When I first learned about the term emotional labor, it was like I’d just been given a key to unlock experiences I’d been having but didn’t have the words to describe. Did I then go on to misuse the term?
I initially wrote about gender and emotional labor, defining the latter as “the set of expectations – often gendered – according to which certain people are socially expected to manage both their emotions and those of others.” I then went on to write about domestic management as emotional labor, kin-keeping and worry-work as types of emotional labor, and connections between emotional labor and studying folklore. More recently, I wrote about the emotional labor involved in rejecting someone’s advances when they have a contractual concept of consent.
But then I read an interview with the sociologist who invented the concept, Dr. Arlie Hochschild, who pointed out the concept creep that has been happening in recent uses of the term: “the umbrella of emotional labor has grown so large that it’s starting to cover things that make no sense at all, such as regular household chores, which are not emotional so much as they are labor, full stop.”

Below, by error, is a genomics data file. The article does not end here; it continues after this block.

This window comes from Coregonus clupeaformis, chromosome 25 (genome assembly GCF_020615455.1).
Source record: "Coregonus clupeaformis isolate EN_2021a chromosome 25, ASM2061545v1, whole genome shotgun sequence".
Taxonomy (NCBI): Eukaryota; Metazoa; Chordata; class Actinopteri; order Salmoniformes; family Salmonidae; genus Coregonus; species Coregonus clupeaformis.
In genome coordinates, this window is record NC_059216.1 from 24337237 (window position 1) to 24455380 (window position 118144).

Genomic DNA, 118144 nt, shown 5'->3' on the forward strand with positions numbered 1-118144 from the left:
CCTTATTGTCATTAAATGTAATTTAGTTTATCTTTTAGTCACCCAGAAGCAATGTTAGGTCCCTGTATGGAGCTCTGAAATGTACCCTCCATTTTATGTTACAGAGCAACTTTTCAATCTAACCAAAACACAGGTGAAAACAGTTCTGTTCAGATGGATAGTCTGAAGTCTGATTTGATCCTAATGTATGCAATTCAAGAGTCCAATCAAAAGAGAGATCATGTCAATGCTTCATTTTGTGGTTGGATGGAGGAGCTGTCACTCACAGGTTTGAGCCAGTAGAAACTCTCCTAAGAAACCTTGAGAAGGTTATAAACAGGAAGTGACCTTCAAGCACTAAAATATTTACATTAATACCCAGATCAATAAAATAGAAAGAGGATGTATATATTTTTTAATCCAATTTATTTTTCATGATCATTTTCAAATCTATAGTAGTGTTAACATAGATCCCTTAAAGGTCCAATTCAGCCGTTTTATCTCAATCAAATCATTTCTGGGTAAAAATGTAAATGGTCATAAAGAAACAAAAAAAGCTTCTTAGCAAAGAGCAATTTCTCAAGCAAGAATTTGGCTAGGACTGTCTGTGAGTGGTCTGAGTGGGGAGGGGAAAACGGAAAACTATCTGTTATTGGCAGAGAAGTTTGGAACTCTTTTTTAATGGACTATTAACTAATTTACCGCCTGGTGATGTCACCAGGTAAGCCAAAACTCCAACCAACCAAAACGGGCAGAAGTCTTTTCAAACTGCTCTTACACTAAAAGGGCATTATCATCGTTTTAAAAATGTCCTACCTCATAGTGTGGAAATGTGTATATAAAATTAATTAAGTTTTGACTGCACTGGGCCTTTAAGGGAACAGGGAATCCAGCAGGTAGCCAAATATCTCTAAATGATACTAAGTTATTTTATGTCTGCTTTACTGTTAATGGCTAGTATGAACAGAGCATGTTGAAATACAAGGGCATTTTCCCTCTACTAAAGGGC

And really, I am all for making it clear much how much labor goes into domestic labor and kin-keeping, things that are primarily conceptualized as women’s work. This is, after all, one of the goals of contemporary feminism: to make visible the continuing assumptions about gender roles that lead to uneven treatment and outcomes for men and women.
So I think we need to both keep the focus on the disproportionate amount of labor that falls to women and keep the narrow focus of emotional labor accurate. That is, after all, part of what drives me as a scholar to defend the use of jargon in appropriate contexts: words mean things, and we need to keep words meaning specific things in order to have nuanced discussion of complex topics available to us.
One of the things I love about the interview is that the writer asks Dr. Hochschild if a number of things would count as emotional labor. To the question of handling and planning family events, Dr. Hochschild responds:
Not inherently. It can be, if you’re feeling that burdened and resentful and you’re managing your resentment. One of the consequences of living in this age is what I call a stalled revolution. It is this uneven rate of change for men and women. One of the tragic effects of a stalled revolution is many women cannot afford the luxury of unambivalent love for their husbands.